Becoming a Doctor

Pipelines to Success: A Dream Becomes Reality

Growing up in Spring Valley, NY, Kevin Frison often dreamed of becoming a physician. When he was in elementary school, his mother, a nurse at a nearby hospital, would bring home her nursing books and magazines, and pamphlets left behind by pharmaceutical reps. "I read everything," recalled Mr. Frison, now a second-year student at Einstein.

Hitting the books
Hitting the books
When his parents divorced when he was 10, Kevin and his younger brother went to live with their father, a social worker. Since both parents worked full time, his mother would bring Kevin to the hospital after school, where he would watch the nurses and doctors work.

Throughout grade school and high school, he excelled at academics. "Everything seemed to come easy for me," he said. He also made the basketball team and played saxophone in the all-district and all-county bands.

An Introduction to Pipeline Programs

One day, Mr. Frison, who is African-American, noticed an application in his guidance counselor's office for the State Pre-College Enrichment Program, better known as S-PREP—one of many government-funded "pipeline" programs that encourage economically and educationally disadvantaged students who are underrepresented in the healthcare professions, to pursue health-related careers. He applied and was accepted. He also was excused from weekend basketball and band practices so he could attend anatomy and physiology class every Saturday morning.

"S-PREP opened the door to my passion for medicine and increased my desire to become a doctor," he said.

Mr. Frison also plays his sax in the Einstein Jazz Ensemble
Mr. Frison also plays his sax in the Einstein Jazz Ensemble
Later, as an undergraduate at SUNY Albany, he joined the Collegiate Science and Technology Entry Program, or C-STEP. "Through C-STEP, I got my first laboratory research experience and gained a greater appreciation for the sciences," he noted.

Learning About Healthcare Firsthand

Following college, Mr. Frison planned to work and study for the MCAT. But life had other plans. One morning, his father woke up in excruciating pain, and had difficulty getting out of bed, walking and standing.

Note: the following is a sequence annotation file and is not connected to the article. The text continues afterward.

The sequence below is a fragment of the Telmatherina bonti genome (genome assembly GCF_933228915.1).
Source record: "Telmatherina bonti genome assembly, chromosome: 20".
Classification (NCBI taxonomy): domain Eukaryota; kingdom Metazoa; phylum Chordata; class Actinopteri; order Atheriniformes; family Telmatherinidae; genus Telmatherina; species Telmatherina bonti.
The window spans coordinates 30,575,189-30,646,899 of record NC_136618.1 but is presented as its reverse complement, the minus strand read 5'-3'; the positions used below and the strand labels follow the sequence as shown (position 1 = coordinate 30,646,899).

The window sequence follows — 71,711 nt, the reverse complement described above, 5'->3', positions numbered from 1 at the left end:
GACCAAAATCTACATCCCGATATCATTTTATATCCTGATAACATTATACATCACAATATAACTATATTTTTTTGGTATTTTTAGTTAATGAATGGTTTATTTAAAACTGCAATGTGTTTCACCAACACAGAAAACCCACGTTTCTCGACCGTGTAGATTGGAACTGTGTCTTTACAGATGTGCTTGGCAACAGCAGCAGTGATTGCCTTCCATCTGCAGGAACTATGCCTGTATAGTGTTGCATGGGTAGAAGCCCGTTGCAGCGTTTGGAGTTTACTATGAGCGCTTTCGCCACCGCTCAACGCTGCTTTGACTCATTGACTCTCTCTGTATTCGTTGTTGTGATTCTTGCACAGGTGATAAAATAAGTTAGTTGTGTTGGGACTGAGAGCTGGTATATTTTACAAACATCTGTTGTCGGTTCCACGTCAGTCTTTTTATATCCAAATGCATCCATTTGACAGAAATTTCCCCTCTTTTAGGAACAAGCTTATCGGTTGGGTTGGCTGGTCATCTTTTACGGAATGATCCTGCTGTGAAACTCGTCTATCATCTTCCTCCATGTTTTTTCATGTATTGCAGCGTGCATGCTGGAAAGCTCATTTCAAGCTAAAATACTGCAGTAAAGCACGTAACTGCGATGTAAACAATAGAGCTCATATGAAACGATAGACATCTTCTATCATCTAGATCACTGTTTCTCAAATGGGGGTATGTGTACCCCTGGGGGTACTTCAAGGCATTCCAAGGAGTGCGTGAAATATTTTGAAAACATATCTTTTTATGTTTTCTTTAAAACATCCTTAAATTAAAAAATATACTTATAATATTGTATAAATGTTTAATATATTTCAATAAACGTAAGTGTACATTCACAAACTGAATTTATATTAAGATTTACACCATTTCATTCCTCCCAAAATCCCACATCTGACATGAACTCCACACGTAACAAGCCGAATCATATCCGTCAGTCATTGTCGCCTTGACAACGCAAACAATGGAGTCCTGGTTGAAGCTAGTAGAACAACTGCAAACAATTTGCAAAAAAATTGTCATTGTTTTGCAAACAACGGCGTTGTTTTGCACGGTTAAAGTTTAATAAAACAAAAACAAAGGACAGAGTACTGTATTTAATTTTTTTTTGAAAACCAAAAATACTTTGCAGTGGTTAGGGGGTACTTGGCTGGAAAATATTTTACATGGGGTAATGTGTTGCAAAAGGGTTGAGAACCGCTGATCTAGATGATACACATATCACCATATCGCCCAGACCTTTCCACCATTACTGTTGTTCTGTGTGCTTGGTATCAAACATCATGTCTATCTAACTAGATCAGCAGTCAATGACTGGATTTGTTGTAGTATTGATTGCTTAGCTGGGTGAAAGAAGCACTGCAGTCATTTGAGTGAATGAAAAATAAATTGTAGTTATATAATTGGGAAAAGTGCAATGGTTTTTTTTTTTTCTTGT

"Everything went downhill from there," said Mr. Frison. For months, he drove his father to the hospital for MRIs and X-rays. The diagnosis: lumbar osteomyelitis. His dad could no longer work.

Because Medicaid would only pay for a part-time aide, Mr. Frison became his father's primary caregiver. When his dad developed a sacral pressure ulcer, he cleaned and packed it daily. And he assisted his father in dealing with other medical issues, including diabetes, kidney disease, prostate cancer and high cholesterol. He managed his father's meds, bathing and dressing him, and driving him to dialysis three times a week.

"It was a very stressful time," he recalled. "But my mom was there for me emotionally and financially. She understood the challenges of getting into medical school."

To help make ends meet, Mr. Frison worked as a substitute science teacher for two years at Ramapo High School, his alma mater. During that time, a local physician introduced him to Dr. Lynne Holden, associate professor of clinical emergency medicine at Einstein and founder/ director of Mentoring in Medicine (MiM), a program whose aim is to improve diversity in medicine.

Influential Mentors

Through MiM's 20-week Medical Pathways Program, Mr. Frison learned effective study and test-taking techniques and gained hands-on experience at Montefiore Medical Center, Einstein's University Hospital, and Jacobi Medical Center. Dr. Holden, who he considers a key mentor, recalled, "Kevin stood out. His sensitivity and compassion really struck me."

Dr. Holden introduced Mr. Frison to Dr. Irwin Dannis, who recently retired as a co-chair of admissions at Einstein, and to Nilda I. Soto, assistant dean for diversity enhancement. "They were very supportive," he recalled. "And, through them, I learned how awesome Einstein is."

After interviewing at Einstein, Mr. Frison was invited to attend Associated Medical Schools of New York's Post Baccalaureate Program in Buffalo, NY. "Before the post-bac, I thought I was ready for medical school," he said. "After the post-bac, I knew I was ready."

"Einstein is about humanism and collaboration," said Dr. Holden. "Kevin exudes those qualities. He's a leader who's also a team player. Whenever he has time, he comes and speaks to our MiM students about his journey and how he handled challenges." 

Last spring his peers recognized his leadership and commitment by electing him president of Einstein's chapter of the Student National Medical Association.  "Kevin is someone who wants to make a difference as a physician, who will advocate for his patients," noted Ms. Soto.

While he is currently undecided about what his specialty will be, Mr. Frison's future looks bright. "The pipeline process was a blessing in my life," he said. "My mentors have given me the confidence I needed to succeed."

Posted on: Tuesday, March 18, 2014